“Do not be afraid of Confession! When one is in line to go to Confession, one feels all these things, even shame, but then when one finishes Confession one leaves free, grand, beautiful, forgiven, candid, happy. This is the beauty of Confession! I would like to ask you…when was the last time you made your confession?…Two days, two weeks, two years, twenty years, forty years? Everyone count, everyone say ‘when was the last time I went to confession?’ And if much time has passed, do not lose another day. Go, the priest will be good. Jesus is there…Jesus receives you, he receives you with so much love. Be courageous and go to Confession!” – Pope Francis

 

A Meeting Encounter with Christ in Confession

Posted by Fr. Thomas Fitzpatrick, Rector of St. Joseph Cathedral

Jesus put a lot of leg work into his mission of mercy and redemption, didn’t he? He was all over the place preaching, healing and revealing the joys of the Kingdom. Great throngs gathered in His presence, and His simple, truthful message of love and justice revealed not just His power as God, but the will of His Father.

Seeking the Kingdom of God is not merely a spiritual exercise; it takes some leg-work as well, confirming our intention through action. We physically arrive at Mass, expend energy in our worship, drive to visit the sick, perform works of mercy for others, etc. This spirituality in action is an expression of our humanity, the synergy of body and soul that orients and impels us to heavenly pursuits.

Confession is a heavenly expenditure as well. It is a meeting encounter with Christ that avails us to his healing and grace, not to mention the joys of a clear conscience. Frequent confession is a valuable tool in our quest for holiness, since we are forgiven our sins, returned to a state of grace and aware of our personal weakness that led to sin in the first place. In other words, we are put on guard by the grace of the confessional. Frequent confession is not an admission of anything more than your good intention and desire for holiness.

At the same time, be wary of viewing the Sacrament of confession in the same light as a trip to the dentist office or getting the oil in your car changed. Confession is not a check-up or a clearing of the air with the Lord. It is a tool and a gift that keeps the bond of charity between us and God taut and strong. Mortal sin breaks that bond, and denies our proper reception of the Eucharist. In other words, we don’t receive Communion if we know we are in a state of mortal sin.

If our sins are venial in nature, the Sacrament of confession remains a valid and effective way to safeguard against more serious sin. The best remedy for sin is the Eucharist itself; so ensuring our proper reception of this grace-filled gift is paramount to our pilgrimage. Please turn to the confessional; it is a Sacrament of great grace. It clears the head, opens the heart and keeps our eye on the prize of heaven.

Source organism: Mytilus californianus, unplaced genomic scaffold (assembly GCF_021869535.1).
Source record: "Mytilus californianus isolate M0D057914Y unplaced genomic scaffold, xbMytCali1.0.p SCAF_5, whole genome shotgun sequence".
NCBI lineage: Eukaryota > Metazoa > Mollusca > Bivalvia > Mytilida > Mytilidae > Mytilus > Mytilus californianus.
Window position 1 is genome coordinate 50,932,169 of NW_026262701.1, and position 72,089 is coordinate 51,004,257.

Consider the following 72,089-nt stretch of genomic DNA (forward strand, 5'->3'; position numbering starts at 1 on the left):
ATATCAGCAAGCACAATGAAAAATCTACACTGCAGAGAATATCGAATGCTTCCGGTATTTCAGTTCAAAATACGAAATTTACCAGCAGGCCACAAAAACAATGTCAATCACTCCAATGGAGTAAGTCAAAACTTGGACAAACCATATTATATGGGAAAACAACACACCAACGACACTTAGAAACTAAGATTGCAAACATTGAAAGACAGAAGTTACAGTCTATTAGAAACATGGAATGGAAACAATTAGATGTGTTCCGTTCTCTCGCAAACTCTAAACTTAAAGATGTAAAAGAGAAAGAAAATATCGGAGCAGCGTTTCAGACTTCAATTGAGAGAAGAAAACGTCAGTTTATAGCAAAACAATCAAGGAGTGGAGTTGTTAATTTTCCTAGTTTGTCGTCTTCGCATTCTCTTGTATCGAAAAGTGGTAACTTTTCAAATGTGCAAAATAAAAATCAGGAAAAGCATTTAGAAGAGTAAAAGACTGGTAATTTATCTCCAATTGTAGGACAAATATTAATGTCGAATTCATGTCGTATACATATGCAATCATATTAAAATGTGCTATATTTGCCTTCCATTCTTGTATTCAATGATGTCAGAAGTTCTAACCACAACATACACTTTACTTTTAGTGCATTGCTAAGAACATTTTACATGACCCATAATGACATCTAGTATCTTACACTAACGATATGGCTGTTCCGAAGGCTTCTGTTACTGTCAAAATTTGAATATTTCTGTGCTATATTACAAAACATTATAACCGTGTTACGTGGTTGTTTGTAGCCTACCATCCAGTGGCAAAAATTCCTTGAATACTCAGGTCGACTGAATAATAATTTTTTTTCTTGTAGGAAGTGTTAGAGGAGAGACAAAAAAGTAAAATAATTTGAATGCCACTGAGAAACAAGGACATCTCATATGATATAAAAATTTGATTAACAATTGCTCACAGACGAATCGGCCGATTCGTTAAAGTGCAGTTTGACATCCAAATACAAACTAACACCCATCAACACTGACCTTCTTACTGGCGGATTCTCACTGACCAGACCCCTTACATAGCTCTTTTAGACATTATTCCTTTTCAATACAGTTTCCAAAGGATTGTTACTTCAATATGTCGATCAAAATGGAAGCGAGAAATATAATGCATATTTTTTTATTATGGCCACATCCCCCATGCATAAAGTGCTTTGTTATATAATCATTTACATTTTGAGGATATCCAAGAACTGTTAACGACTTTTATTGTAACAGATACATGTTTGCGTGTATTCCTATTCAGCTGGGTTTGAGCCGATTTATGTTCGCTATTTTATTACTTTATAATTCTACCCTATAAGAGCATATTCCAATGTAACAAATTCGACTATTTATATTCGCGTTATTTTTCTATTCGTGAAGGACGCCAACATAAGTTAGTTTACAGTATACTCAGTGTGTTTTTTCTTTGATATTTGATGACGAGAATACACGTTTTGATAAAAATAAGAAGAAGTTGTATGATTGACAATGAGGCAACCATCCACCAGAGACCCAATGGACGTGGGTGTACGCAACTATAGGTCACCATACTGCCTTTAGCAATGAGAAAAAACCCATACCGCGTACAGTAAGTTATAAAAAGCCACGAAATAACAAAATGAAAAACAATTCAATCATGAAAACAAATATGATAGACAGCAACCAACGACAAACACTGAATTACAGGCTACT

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The Season to Reflect on the Last Things

Posted by Fr. Thomas Fitzpatrick, St. Joseph Cathedral

The Cathedral choir gave us a special evening of remembrance Saturday night by their beautiful rendition of the Faure’ Requiem. As we reverently prayed for our parishioners, family and friends who died this past year, they also helped to set the tone for this month and our contemplation of the four “Last Things”; particularly Death, Judgment, Heaven and Hell.

  November is the time of year we turn our attention more intently to these last things. This is not necessarily morbid because it is an acknowledgement of the reality of our biological life. In the spiritual sense, we place the inevitability of our earthly death in terms of the purpose of our existence; to know God, to love Him and live according to His ways for the sake of eternal life. We are at the end of the liturgical year, of which Advent will mark the beginning of a new one. We celebrated the Solemnity of All Saints on Friday, followed by the Commemoration of All Souls on Saturday. Their placement at the beginning of November aims to put us in a frame of mind that exhorts the faithful to focus on our biological mortality, while never forgetting the immortality offered through Christ. So November and the Last Things are really about life and the Gospel path to its promise.

  We profess our belief in the resurrection of the body after the homily each Sunday. Are we professing the Creed by rote and repetition, or do we pray it? Prayer leads to belief through faith. Merely saying the words leads to something less.

  Christ points the way for us in all He says and does. The resurrection of His own mortal body reassures us that the power of God wills that we all be reunited body and soul in Heaven before Him one day. The Profession of Faith is a great prayer for outside of Mass as well. It is a prayer of affirmation in times of doubt, difficulty or despair. Through it we confess the great mysteries of our faith. Our Creed can console us to continue in fighting the good fight because it helps us focus on why we endure the crosses and difficulties of life and keep our eyes on the prize of Heaven.